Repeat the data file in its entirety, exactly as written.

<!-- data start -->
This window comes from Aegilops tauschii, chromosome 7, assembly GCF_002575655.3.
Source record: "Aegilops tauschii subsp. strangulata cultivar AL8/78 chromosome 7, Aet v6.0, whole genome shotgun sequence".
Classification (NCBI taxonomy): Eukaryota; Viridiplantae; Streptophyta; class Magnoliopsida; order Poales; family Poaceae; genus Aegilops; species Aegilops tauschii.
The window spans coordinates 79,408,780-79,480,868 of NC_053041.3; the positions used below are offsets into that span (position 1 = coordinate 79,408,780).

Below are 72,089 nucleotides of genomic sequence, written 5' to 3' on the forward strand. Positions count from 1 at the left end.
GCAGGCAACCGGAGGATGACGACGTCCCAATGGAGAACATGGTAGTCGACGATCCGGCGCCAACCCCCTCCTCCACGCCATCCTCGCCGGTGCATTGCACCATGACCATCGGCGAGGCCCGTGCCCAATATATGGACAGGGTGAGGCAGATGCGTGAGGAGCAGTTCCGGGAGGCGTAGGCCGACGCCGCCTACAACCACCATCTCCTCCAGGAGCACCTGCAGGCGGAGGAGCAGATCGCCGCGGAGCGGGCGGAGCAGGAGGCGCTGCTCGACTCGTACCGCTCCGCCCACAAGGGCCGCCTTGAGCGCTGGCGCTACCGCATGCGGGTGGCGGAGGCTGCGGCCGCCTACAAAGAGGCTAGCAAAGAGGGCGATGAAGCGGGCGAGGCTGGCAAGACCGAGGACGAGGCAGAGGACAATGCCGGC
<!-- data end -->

This window comes from Aegilops tauschii, chromosome 7, assembly GCF_002575655.3.
Source record: "Aegilops tauschii subsp. strangulata cultivar AL8/78 chromosome 7, Aet v6.0, whole genome shotgun sequence".
Classification (NCBI taxonomy): Eukaryota; Viridiplantae; Streptophyta; class Magnoliopsida; order Poales; family Poaceae; genus Aegilops; species Aegilops tauschii.
The window spans coordinates 79,408,780-79,480,868 of NC_053041.3; the positions used below are offsets into that span (position 1 = coordinate 79,408,780).

Below are 72,089 nucleotides of genomic sequence, written 5' to 3' on the forward strand. Positions count from 1 at the left end.
GCAGGCAACCGGAGGATGACGACGTCCCAATGGAGAACATGGTAGTCGACGATCCGGCGCCAACCCCCTCCTCCACGCCATCCTCGCCGGTGCATTGCACCATGACCATCGGCGAGGCCCGTGCCCAATATATGGACAGGGTGAGGCAGATGCGTGAGGAGCAGTTCCGGGAGGCGTAGGCCGACGCCGCCTACAACCACCATCTCCTCCAGGAGCACCTGCAGGCGGAGGAGCAGATCGCCGCGGAGCGGGCGGAGCAGGAGGCGCTGCTCGACTCGTACCGCTCCGCCCACAAGGGCCGCCTTGAGCGCTGGCGCTACCGCATGCGGGTGGCGGAGGCTGCGGCCGCCTACAAAGAGGCTAGCAAAGAGGGCGATGAAGCGGGCGAGGCTGGCAAGACCGAGGACGAGGCAGAGGACAATGCCGGC